Centaurus A Arcs

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Chandra X-ray
Observatory Center
Harvard-Smithsonian Center for Astrophysics
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Centaurus A: An active galaxy located about 11 million light years from Earth in the constellation Centaurus.
(Credits: X-ray (NASA/CXC/M. Karovska et al.); Radio 21-cm image (NRAO/AUI/NSF/J.Van Gorkom/Schminovich et al.), Radio continuum image (NRAO/AUI/NSF/J.Condon et al.); Optical (Digitized Sky Survey U.K. Schmidt Image/STScI))

Caption:Chandra's image of this nearby active galaxy revealed two large arcs of multimillion degree Celsius gas in the outskirts of the galaxy. A composite image of the X-ray (blue), the radio (pink and green), and the optical (orange and yellow) presents a stunning tableau of a galaxy in turmoil. The arcs of hot, X-ray emitting gas appear to be part of a projected ring 25,000 light years in diameter. The size and location of the ring indicate that it may have been produced in a titanic explosion that occurred in the nucleus of the galaxy about ten million years ago.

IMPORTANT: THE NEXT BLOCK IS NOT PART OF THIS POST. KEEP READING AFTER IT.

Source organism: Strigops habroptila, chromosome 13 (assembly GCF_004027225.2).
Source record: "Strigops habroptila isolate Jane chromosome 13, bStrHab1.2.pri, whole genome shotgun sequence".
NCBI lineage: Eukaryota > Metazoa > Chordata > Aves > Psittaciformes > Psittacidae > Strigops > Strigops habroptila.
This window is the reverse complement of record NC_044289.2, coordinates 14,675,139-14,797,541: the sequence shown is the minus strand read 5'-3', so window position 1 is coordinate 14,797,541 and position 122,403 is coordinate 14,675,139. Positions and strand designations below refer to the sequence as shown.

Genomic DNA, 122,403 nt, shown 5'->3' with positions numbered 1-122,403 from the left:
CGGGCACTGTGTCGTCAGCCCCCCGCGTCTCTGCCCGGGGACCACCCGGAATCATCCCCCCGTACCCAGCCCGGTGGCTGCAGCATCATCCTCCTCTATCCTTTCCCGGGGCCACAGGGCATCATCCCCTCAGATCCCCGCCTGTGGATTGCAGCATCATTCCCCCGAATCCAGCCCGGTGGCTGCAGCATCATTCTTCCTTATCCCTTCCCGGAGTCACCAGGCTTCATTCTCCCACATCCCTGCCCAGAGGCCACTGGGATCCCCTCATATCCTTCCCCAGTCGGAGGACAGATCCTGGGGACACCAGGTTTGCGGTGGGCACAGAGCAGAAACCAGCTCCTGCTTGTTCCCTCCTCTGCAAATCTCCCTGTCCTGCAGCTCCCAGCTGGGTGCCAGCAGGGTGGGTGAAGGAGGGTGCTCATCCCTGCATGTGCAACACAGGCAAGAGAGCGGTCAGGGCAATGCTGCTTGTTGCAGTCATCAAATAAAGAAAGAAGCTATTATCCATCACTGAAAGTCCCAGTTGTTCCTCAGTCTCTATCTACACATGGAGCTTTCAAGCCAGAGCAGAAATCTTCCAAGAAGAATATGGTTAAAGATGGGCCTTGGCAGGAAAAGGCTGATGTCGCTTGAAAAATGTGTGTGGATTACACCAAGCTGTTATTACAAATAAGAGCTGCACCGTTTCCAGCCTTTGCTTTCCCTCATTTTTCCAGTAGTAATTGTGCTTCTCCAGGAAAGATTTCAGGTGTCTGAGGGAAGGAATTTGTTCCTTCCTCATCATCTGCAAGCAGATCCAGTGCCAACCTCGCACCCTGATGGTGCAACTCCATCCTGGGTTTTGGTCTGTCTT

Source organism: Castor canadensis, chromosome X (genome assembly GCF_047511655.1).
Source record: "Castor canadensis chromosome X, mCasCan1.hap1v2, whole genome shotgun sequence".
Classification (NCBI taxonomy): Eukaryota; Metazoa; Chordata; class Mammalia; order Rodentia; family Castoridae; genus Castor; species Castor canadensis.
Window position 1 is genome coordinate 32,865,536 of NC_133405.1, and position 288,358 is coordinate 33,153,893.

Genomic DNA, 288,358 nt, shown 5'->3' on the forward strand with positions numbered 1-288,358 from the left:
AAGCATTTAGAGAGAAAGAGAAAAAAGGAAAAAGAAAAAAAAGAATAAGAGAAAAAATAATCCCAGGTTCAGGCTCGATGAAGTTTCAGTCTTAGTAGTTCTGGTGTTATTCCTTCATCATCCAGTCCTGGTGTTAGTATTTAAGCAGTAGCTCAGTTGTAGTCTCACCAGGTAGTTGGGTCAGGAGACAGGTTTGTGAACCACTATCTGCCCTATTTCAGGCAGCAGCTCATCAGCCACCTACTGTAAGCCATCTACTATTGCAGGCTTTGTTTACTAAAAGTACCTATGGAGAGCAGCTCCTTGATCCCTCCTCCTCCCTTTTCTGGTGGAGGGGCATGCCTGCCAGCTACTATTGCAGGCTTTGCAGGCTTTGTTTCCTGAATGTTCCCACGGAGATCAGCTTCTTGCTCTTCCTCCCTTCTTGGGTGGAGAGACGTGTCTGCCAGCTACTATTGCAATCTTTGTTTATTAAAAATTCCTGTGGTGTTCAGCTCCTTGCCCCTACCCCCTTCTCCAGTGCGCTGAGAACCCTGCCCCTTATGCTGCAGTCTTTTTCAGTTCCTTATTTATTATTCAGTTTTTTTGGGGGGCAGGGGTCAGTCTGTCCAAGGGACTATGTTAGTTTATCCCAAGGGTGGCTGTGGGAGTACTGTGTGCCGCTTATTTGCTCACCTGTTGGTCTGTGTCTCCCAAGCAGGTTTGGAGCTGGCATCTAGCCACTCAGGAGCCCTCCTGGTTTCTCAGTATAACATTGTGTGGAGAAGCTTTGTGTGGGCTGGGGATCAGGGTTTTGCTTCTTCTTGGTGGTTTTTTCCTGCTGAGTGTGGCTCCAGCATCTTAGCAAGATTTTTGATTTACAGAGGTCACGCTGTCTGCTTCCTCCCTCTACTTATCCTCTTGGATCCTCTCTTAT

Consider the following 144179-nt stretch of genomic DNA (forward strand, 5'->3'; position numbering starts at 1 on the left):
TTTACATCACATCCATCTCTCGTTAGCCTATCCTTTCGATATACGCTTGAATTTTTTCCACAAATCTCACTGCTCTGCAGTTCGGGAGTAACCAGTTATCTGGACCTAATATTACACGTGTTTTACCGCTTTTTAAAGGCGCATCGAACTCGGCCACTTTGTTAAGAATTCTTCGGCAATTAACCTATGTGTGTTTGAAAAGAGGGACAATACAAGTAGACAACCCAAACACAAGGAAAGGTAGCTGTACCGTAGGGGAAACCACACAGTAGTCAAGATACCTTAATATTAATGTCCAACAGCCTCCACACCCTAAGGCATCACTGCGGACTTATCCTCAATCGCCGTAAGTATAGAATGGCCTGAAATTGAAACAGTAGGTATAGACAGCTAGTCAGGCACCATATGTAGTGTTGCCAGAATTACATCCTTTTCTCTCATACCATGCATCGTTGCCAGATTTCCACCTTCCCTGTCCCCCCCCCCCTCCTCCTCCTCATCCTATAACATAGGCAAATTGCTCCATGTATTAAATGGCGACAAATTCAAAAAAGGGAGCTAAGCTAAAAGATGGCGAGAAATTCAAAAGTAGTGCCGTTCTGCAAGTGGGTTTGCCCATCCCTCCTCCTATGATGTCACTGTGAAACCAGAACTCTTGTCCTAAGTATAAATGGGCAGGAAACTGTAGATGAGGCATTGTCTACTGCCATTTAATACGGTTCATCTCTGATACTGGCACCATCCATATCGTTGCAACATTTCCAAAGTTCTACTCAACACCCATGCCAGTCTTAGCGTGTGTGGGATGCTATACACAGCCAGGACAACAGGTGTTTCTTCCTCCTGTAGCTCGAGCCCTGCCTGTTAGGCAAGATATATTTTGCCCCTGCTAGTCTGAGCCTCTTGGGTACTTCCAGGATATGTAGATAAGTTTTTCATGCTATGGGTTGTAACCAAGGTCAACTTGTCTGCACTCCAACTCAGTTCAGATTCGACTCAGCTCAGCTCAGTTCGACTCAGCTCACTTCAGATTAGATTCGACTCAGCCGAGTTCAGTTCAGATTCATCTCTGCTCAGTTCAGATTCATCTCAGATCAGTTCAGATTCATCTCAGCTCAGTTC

Scale: Images are about 18 x 17 arcmin

Chandra X-ray Observatory HRC Image

CXC operated for NASA by the Smithsonian Astrophysical Observatory